The following assumptions exist: • Camera should be of a high enough quality to resolve signs at speed. • The Computer Vision functions should operate as specified. Many of these assumptions are for the specific task of traffic sign detection. Further Details of these are in Appendix A. These assumptions must be reasonable for the thesis to be successful.1 5 . • Angle of the signs in relation to the car’s positions should not be extreme. • Lighting must be such that the camera can produce a reasonable image. • Signs should not be damaged.Chapter 3 Assumptions Before commencement of this project some of the assumptions were identified. • Due to the size invariance of the method the sign should pass through the specific size(s) without being obscured. • Signs should be positioned consistently in the footage. • Objects being detected must be similar in shape for the hierarchy to be effective.

ASSUMPTIONS Figure 3.6 CHAPTER 3.1: Likely Sign Position .

A prototype matching system for static images also built in MATLAB 3. A brief specification of what a Smart Vehicle System may do is included. 7 . 4. The following specifies clearly the input and output of each deliverable. This system should work on image databases of reasonable.1 MATLAB Hierarchy Creation The hierarchy creation system should be able to synthesise an image hierarchy without user input into the classification. Establish an automated method of hierarchy creation that can be generalised to any database of objects with similar features. Program an implementation of this object detection in C++ using the Single-Instruction Multiple Data (SIMD) instructions created for the Intel range of processors. This implementation will be the problem of traffic sign recognition. Demonstrate the algorithm on other matching problems. 2.Chapter 4 Specification The goals of this project are: 1. This system will initially be based in MATLAB. 4.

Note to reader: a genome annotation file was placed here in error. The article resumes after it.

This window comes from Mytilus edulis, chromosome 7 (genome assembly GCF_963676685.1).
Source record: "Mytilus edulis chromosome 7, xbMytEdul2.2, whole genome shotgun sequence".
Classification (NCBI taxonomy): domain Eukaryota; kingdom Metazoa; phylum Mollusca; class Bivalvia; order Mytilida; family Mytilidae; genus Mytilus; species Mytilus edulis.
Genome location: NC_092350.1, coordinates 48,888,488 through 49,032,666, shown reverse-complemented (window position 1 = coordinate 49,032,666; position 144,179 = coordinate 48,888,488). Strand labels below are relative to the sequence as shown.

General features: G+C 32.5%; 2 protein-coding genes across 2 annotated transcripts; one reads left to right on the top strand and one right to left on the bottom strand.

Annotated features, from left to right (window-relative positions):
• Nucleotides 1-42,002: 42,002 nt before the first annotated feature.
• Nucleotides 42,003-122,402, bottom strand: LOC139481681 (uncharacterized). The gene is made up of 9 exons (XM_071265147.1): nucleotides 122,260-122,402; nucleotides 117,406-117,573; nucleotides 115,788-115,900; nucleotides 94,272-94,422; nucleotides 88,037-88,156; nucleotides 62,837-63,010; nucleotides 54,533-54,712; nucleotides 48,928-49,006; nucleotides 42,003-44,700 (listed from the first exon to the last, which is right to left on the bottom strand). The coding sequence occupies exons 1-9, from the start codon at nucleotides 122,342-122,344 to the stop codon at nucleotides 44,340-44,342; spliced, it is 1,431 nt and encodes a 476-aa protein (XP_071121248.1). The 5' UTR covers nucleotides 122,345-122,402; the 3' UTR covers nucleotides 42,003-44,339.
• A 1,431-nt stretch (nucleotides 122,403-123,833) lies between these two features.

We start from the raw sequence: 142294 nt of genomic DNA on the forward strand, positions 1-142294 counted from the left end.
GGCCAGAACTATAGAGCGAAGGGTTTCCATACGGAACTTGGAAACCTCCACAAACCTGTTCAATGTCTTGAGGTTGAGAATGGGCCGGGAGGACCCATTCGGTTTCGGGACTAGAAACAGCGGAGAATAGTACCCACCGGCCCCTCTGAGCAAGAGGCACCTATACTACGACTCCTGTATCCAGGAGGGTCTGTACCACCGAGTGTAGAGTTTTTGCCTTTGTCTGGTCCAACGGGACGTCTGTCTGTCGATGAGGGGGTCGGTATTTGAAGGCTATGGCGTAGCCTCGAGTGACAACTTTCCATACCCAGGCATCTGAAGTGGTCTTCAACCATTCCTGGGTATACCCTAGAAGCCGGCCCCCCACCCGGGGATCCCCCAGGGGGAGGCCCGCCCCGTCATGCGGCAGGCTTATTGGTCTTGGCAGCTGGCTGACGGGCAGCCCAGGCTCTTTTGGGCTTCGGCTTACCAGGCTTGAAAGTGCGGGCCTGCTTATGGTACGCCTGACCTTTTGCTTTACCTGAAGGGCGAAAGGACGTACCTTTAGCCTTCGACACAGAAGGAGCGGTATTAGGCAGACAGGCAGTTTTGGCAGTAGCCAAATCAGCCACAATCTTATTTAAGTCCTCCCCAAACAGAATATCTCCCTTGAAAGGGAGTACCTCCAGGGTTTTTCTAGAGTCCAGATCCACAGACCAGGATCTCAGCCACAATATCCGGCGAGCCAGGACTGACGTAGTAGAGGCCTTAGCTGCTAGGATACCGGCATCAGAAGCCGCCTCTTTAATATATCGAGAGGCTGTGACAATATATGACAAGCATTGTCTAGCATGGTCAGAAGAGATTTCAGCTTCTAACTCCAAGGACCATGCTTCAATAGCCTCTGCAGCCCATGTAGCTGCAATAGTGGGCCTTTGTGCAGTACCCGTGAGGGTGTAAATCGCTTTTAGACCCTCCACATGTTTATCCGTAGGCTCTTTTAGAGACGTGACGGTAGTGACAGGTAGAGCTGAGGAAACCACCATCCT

4. This unit would attach to the car either at manufacture or by “retro-fitting”. It . developed using the EZRGB24 example (from Microsoft DirectShow SDK A. It is not required to meet any time constraints Input An image hierarchy.2 MATLAB Matching Prototype This system should match traffic signs/objects on still images accurately.3 Real-Time Implementation This Real-Time Implementation should match objects at over 5 frames per second in reasonable circumstances.4 Smart Vehicle System A smart vehicle system for driver aid would be a self contained unit. Output The image overlayed with matches. and a threshold for the similarity.8 CHAPTER 4. Output Video Stream overlayed with matches. 4. The image processing operations will be performed by the IPL Image Processing and Open CV Libraries. and image to be matched. Output A hierarchy of images and combinational templates. It will be written in Visual C++ based upon the DirectShow streaming media architecture. Input Image hierarchy and video stream.2). SPECIFICATION Input A directory of images (which share similarity).1). 4. shown in the block diagram (Figure 4.

This would avoid possible collisions and keep within the speed limits. The system would recognise all common warning and speed signs (real-time detection Figure 4. With the use of radar and other visual clues. a 30km speed sign would be unlikely.4. The system must be careful not to lure the driver into a false sense of security.. eg. particularly in extreme situations. . People should be wary of the systems ability. etc. if the car is in a 100km zone.4. allowing the driver to check their speed between signs. SMART VEHICLE SYSTEM 9 would provide the driver with details via either verbal comments. such as storms. The system may have higher intelligence allowing it to tailor the hierarchy or matching chances to the situation. snow.. It would be able to keep track of the current speed limit. or a heads-up display (output block). the system may be able to control the car.1: Real Time Traffic Sign System block).